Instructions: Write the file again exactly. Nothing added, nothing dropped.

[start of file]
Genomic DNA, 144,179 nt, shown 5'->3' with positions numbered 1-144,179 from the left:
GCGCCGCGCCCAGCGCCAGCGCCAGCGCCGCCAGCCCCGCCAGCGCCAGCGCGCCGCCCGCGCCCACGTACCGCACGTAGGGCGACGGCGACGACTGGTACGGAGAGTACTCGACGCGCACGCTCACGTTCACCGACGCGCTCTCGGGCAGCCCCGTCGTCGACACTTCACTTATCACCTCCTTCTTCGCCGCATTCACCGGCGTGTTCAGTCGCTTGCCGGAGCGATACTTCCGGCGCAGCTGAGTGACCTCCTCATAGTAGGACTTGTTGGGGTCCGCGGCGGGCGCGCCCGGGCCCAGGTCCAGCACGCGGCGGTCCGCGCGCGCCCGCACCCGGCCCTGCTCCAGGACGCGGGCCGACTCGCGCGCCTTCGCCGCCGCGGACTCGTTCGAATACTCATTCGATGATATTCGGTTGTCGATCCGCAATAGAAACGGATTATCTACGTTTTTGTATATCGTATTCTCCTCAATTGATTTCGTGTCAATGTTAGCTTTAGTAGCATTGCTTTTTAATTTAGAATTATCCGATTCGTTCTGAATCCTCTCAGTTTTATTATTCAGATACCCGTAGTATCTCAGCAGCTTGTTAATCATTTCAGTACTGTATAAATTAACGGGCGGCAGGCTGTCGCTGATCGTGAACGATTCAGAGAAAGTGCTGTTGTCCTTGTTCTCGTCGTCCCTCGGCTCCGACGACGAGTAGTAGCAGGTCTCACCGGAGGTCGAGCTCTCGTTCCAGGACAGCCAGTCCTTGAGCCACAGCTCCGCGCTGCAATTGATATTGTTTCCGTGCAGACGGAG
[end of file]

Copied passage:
Genomic DNA, 144,179 nt, shown 5'->3' with positions numbered 1-144,179 from the left:
GCGCCGCGCCCAGCGCCAGCGCCAGCGCCGCCAGCCCCGCCAGCGCCAGCGCGCCGCCCGCGCCCACGTACCGCACGTAGGGCGACGGCGACGACTGGTACGGAGAGTACTCGACGCGCACGCTCACGTTCACCGACGCGCTCTCGGGCAGCCCCGTCGTCGACACTTCACTTATCACCTCCTTCTTCGCCGCATTCACCGGCGTGTTCAGTCGCTTGCCGGAGCGATACTTCCGGCGCAGCTGAGTGACCTCCTCATAGTAGGACTTGTTGGGGTCCGCGGCGGGCGCGCCCGGGCCCAGGTCCAGCACGCGGCGGTCCGCGCGCGCCCGCACCCGGCCCTGCTCCAGGACGCGGGCCGACTCGCGCGCCTTCGCCGCCGCGGACTCGTTCGAATACTCATTCGATGATATTCGGTTGTCGATCCGCAATAGAAACGGATTATCTACGTTTTTGTATATCGTATTCTCCTCAATTGATTTCGTGTCAATGTTAGCTTTAGTAGCATTGCTTTTTAATTTAGAATTATCCGATTCGTTCTGAATCCTCTCAGTTTTATTATTCAGATACCCGTAGTATCTCAGCAGCTTGTTAATCATTTCAGTACTGTATAAATTAACGGGCGGCAGGCTGTCGCTGATCGTGAACGATTCAGAGAAAGTGCTGTTGTCCTTGTTCTCGTCGTCCCTCGGCTCCGACGACGAGTAGTAGCAGGTCTCACCGGAGGTCGAGCTCTCGTTCCAGGACAGCCAGTCCTTGAGCCACAGCTCCGCGCTGCAATTGATATTGTTTCCGTGCAGACGGAG